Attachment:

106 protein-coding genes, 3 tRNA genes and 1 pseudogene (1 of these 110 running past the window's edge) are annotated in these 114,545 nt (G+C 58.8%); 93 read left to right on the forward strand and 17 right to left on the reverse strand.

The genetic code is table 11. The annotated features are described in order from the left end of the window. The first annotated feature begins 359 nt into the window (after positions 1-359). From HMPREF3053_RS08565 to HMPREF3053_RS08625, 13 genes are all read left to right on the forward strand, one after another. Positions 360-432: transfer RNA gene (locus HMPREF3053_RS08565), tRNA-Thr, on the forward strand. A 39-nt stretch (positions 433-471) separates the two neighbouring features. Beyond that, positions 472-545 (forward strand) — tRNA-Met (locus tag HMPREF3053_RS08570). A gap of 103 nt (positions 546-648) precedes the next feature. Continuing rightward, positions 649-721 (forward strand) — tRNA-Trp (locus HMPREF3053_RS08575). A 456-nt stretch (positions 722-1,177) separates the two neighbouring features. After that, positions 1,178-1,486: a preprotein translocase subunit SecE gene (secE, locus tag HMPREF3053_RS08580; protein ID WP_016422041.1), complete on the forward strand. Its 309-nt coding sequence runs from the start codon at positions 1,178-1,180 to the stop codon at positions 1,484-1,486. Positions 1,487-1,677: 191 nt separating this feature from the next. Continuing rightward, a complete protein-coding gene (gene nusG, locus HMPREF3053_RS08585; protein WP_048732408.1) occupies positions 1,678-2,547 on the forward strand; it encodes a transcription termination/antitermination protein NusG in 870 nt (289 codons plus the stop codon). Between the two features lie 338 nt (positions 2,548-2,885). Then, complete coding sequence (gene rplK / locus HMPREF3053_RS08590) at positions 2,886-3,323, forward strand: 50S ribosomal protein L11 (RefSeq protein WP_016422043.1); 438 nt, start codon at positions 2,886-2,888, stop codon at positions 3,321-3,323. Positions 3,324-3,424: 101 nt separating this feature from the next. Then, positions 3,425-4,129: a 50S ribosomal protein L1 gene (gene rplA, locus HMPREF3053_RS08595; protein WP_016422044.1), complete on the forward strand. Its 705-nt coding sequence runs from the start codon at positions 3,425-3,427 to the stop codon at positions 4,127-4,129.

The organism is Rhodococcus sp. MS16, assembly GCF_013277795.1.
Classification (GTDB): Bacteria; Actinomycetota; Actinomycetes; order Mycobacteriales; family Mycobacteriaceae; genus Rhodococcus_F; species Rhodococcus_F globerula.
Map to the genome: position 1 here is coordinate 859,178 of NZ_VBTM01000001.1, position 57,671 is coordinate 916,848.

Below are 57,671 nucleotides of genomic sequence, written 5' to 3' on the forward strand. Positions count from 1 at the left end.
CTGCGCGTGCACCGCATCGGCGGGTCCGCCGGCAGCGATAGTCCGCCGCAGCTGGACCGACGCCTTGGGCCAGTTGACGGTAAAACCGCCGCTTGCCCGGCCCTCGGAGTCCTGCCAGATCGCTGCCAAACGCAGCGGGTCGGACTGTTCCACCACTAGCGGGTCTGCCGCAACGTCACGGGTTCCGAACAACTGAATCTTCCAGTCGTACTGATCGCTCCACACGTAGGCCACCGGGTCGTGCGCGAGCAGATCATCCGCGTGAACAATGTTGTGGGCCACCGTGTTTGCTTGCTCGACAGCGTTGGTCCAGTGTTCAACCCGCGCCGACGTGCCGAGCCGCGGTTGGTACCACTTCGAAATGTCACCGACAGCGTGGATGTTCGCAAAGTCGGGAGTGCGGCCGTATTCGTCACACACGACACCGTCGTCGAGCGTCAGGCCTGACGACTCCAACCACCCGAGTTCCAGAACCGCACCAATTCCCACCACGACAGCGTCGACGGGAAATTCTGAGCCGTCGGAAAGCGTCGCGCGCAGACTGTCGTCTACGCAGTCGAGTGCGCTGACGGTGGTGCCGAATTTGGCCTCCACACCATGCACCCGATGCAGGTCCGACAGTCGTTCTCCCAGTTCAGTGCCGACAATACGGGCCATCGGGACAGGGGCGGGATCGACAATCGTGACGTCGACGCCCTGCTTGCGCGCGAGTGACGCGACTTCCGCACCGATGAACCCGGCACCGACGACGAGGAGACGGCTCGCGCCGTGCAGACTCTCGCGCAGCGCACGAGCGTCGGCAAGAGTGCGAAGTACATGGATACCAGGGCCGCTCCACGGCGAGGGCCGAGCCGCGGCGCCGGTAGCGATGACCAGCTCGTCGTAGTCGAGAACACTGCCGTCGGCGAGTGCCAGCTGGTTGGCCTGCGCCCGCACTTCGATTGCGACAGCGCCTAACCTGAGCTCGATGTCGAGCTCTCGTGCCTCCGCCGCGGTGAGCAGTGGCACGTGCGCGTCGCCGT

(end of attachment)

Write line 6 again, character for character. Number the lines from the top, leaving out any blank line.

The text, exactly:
Below are 57,671 nucleotides of genomic sequence, written 5' to 3' on the forward strand. Positions count from 1 at the left end.